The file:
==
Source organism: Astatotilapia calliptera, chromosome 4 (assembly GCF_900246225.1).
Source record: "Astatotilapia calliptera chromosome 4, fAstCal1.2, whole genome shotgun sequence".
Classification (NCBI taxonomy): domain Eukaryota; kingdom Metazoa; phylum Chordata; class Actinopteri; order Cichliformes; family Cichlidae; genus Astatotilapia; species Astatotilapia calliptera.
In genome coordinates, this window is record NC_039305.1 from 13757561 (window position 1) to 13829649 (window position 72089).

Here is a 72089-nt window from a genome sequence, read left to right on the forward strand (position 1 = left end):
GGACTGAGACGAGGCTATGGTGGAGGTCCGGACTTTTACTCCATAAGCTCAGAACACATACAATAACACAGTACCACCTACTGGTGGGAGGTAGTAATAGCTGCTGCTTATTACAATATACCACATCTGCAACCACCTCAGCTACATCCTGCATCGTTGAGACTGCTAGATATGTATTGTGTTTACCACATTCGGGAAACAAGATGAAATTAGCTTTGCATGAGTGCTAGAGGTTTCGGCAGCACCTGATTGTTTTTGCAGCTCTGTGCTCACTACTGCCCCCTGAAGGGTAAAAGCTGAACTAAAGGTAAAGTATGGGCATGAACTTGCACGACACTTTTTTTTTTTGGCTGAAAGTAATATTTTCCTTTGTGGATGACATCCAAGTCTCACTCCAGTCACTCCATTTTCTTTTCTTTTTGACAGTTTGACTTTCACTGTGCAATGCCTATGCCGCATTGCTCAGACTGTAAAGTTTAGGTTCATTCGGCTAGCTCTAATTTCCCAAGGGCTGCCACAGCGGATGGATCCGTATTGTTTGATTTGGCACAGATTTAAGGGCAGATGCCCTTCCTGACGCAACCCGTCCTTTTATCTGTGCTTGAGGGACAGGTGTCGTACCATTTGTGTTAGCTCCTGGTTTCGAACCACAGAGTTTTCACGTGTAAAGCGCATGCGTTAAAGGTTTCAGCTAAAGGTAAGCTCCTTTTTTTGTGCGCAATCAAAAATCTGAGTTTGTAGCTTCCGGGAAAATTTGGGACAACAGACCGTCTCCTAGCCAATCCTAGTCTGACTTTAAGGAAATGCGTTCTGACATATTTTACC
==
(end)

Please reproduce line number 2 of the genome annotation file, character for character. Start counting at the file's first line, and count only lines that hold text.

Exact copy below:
Source record: "Astatotilapia calliptera chromosome 4, fAstCal1.2, whole genome shotgun sequence".